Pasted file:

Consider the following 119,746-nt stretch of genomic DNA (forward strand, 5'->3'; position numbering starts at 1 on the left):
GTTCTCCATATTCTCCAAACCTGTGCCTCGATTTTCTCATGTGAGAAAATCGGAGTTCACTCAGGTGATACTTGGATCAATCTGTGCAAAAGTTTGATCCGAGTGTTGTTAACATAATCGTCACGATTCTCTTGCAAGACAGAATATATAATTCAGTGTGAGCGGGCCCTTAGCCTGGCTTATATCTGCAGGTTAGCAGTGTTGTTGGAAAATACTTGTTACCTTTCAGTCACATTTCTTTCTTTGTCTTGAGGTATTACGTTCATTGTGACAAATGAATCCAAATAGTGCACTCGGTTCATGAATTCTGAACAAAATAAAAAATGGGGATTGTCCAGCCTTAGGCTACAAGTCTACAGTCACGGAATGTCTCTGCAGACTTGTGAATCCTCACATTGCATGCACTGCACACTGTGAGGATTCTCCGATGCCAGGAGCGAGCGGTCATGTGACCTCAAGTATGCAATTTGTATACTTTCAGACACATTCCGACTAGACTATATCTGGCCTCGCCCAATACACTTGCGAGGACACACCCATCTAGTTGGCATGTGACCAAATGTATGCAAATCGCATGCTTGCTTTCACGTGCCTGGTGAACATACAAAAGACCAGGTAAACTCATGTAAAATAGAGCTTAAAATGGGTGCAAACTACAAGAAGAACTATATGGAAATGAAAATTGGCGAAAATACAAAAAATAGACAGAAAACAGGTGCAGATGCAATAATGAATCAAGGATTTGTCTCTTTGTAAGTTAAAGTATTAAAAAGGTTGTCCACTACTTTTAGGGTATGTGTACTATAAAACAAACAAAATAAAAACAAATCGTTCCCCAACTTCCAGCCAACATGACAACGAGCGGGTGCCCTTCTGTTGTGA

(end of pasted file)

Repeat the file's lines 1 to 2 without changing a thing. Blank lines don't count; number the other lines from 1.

Consider the following 119,746-nt stretch of genomic DNA (forward strand, 5'->3'; position numbering starts at 1 on the left):
GTTCTCCATATTCTCCAAACCTGTGCCTCGATTTTCTCATGTGAGAAAATCGGAGTTCACTCAGGTGATACTTGGATCAATCTGTGCAAAAGTTTGATCCGAGTGTTGTTAACATAATCGTCACGATTCTCTTGCAAGACAGAATATATAATTCAGTGTGAGCGGGCCCTTAGCCTGGCTTATATCTGCAGGTTAGCAGTGTTGTTGGAAAATACTTGTTACCTTTCAGTCACATTTCTTTCTTTGTCTTGAGGTATTACGTTCATTGTGACAAATGAATCCAAATAGTGCACTCGGTTCATGAATTCTGAACAAAATAAAAAATGGGGATTGTCCAGCCTTAGGCTACAAGTCTACAGTCACGGAATGTCTCTGCAGACTTGTGAATCCTCACATTGCATGCACTGCACACTGTGAGGATTCTCCGATGCCAGGAGCGAGCGGTCATGTGACCTCAAGTATGCAATTTGTATACTTTCAGACACATTCCGACTAGACTATATCTGGCCTCGCCCAATACACTTGCGAGGACACACCCATCTAGTTGGCATGTGACCAAATGTATGCAAATCGCATGCTTGCTTTCACGTGCCTGGTGAACATACAAAAGACCAGGTAAACTCATGTAAAATAGAGCTTAAAATGGGTGCAAACTACAAGAAGAACTATATGGAAATGAAAATTGGCGAAAATACAAAAAATAGACAGAAAACAGGTGCAGATGCAATAATGAATCAAGGATTTGTCTCTTTGTAAGTTAAAGTATTAAAAAGGTTGTCCACTACTTTTAGGGTATGTGTACTATAAAACAAACAAAATAAAAACAAATCGTTCCCCAACTTCCAGCCAACATGACAACGAGCGGGTGCCCTTCTGTTGTGA